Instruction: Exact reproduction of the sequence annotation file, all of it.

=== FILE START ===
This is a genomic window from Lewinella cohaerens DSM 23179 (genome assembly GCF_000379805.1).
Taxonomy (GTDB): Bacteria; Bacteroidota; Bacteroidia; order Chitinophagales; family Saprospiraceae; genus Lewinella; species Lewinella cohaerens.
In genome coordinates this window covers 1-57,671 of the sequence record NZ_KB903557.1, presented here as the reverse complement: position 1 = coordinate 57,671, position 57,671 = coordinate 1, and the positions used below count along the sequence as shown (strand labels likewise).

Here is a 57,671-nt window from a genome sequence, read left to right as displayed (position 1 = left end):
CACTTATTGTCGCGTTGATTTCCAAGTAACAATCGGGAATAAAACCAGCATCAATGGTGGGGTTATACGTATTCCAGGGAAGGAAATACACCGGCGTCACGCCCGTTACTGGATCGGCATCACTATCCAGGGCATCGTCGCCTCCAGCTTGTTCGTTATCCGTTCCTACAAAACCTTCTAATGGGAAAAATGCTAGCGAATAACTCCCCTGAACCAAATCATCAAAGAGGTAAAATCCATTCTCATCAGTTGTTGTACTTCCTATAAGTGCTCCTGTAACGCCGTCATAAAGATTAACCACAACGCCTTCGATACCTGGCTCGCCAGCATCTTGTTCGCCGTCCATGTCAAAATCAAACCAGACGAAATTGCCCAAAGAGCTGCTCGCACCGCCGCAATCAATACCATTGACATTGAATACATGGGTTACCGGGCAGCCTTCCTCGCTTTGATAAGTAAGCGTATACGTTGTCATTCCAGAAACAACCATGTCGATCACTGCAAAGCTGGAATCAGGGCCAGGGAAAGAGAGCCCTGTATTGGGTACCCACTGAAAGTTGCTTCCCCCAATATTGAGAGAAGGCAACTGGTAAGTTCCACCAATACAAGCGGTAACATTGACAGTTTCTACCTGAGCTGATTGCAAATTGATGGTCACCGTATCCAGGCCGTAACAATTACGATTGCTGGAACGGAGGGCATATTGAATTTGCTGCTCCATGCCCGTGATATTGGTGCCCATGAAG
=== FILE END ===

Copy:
This is a genomic window from Lewinella cohaerens DSM 23179 (genome assembly GCF_000379805.1).
Taxonomy (GTDB): Bacteria; Bacteroidota; Bacteroidia; order Chitinophagales; family Saprospiraceae; genus Lewinella; species Lewinella cohaerens.
In genome coordinates this window covers 1-57,671 of the sequence record NZ_KB903557.1, presented here as the reverse complement: position 1 = coordinate 57,671, position 57,671 = coordinate 1, and the positions used below count along the sequence as shown (strand labels likewise).

Here is a 57,671-nt window from a genome sequence, read left to right as displayed (position 1 = left end):
CACTTATTGTCGCGTTGATTTCCAAGTAACAATCGGGAATAAAACCAGCATCAATGGTGGGGTTATACGTATTCCAGGGAAGGAAATACACCGGCGTCACGCCCGTTACTGGATCGGCATCACTATCCAGGGCATCGTCGCCTCCAGCTTGTTCGTTATCCGTTCCTACAAAACCTTCTAATGGGAAAAATGCTAGCGAATAACTCCCCTGAACCAAATCATCAAAGAGGTAAAATCCATTCTCATCAGTTGTTGTACTTCCTATAAGTGCTCCTGTAACGCCGTCATAAAGATTAACCACAACGCCTTCGATACCTGGCTCGCCAGCATCTTGTTCGCCGTCCATGTCAAAATCAAACCAGACGAAATTGCCCAAAGAGCTGCTCGCACCGCCGCAATCAATACCATTGACATTGAATACATGGGTTACCGGGCAGCCTTCCTCGCTTTGATAAGTAAGCGTATACGTTGTCATTCCAGAAACAACCATGTCGATCACTGCAAAGCTGGAATCAGGGCCAGGGAAAGAGAGCCCTGTATTGGGTACCCACTGAAAGTTGCTTCCCCCAATATTGAGAGAAGGCAACTGGTAAGTTCCACCAATACAAGCGGTAACATTGACAGTTTCTACCTGAGCTGATTGCAAATTGATGGTCACCGTATCCAGGCCGTAACAATTACGATTGCTGGAACGGAGGGCATATTGAATTTGCTGCTCCATGCCCGTGATATTGGTGCCCATGAAG